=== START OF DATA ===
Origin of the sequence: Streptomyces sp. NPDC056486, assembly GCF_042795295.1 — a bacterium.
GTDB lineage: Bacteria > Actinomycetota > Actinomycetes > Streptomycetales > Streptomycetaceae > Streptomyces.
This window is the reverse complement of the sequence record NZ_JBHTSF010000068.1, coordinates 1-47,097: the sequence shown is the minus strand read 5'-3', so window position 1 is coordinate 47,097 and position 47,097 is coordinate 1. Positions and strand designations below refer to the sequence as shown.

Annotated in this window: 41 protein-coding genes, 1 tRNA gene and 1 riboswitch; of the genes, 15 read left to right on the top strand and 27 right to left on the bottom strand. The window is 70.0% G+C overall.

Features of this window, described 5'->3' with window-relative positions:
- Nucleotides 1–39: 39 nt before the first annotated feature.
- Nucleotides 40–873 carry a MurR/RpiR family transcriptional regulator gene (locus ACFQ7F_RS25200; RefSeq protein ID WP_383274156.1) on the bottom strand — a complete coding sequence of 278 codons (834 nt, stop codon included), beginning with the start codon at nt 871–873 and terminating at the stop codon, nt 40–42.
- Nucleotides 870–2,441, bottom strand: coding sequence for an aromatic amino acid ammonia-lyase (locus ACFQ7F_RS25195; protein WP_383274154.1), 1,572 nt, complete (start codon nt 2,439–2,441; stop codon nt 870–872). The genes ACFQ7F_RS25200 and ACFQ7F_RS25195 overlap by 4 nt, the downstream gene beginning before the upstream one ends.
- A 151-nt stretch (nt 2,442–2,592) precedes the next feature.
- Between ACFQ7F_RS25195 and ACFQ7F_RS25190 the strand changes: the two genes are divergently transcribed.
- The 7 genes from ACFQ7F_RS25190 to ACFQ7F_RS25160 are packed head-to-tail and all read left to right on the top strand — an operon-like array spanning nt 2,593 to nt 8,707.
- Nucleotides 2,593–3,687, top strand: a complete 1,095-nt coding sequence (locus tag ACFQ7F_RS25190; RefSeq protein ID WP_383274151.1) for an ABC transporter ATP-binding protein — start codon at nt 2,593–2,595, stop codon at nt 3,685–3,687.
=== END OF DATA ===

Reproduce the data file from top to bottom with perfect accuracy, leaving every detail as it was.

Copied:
Origin of the sequence: Streptomyces sp. NPDC056486, assembly GCF_042795295.1 — a bacterium.
GTDB lineage: Bacteria > Actinomycetota > Actinomycetes > Streptomycetales > Streptomycetaceae > Streptomyces.
This window is the reverse complement of the sequence record NZ_JBHTSF010000068.1, coordinates 1-47,097: the sequence shown is the minus strand read 5'-3', so window position 1 is coordinate 47,097 and position 47,097 is coordinate 1. Positions and strand designations below refer to the sequence as shown.

Annotated in this window: 41 protein-coding genes, 1 tRNA gene and 1 riboswitch; of the genes, 15 read left to right on the top strand and 27 right to left on the bottom strand. The window is 70.0% G+C overall.

Features of this window, described 5'->3' with window-relative positions:
- Nucleotides 1–39: 39 nt before the first annotated feature.
- Nucleotides 40–873 carry a MurR/RpiR family transcriptional regulator gene (locus ACFQ7F_RS25200; RefSeq protein ID WP_383274156.1) on the bottom strand — a complete coding sequence of 278 codons (834 nt, stop codon included), beginning with the start codon at nt 871–873 and terminating at the stop codon, nt 40–42.
- Nucleotides 870–2,441, bottom strand: coding sequence for an aromatic amino acid ammonia-lyase (locus ACFQ7F_RS25195; protein WP_383274154.1), 1,572 nt, complete (start codon nt 2,439–2,441; stop codon nt 870–872). The genes ACFQ7F_RS25200 and ACFQ7F_RS25195 overlap by 4 nt, the downstream gene beginning before the upstream one ends.
- A 151-nt stretch (nt 2,442–2,592) precedes the next feature.
- Between ACFQ7F_RS25195 and ACFQ7F_RS25190 the strand changes: the two genes are divergently transcribed.
- The 7 genes from ACFQ7F_RS25190 to ACFQ7F_RS25160 are packed head-to-tail and all read left to right on the top strand — an operon-like array spanning nt 2,593 to nt 8,707.
- Nucleotides 2,593–3,687, top strand: a complete 1,095-nt coding sequence (locus tag ACFQ7F_RS25190; RefSeq protein ID WP_383274151.1) for an ABC transporter ATP-binding protein — start codon at nt 2,593–2,595, stop codon at nt 3,685–3,687.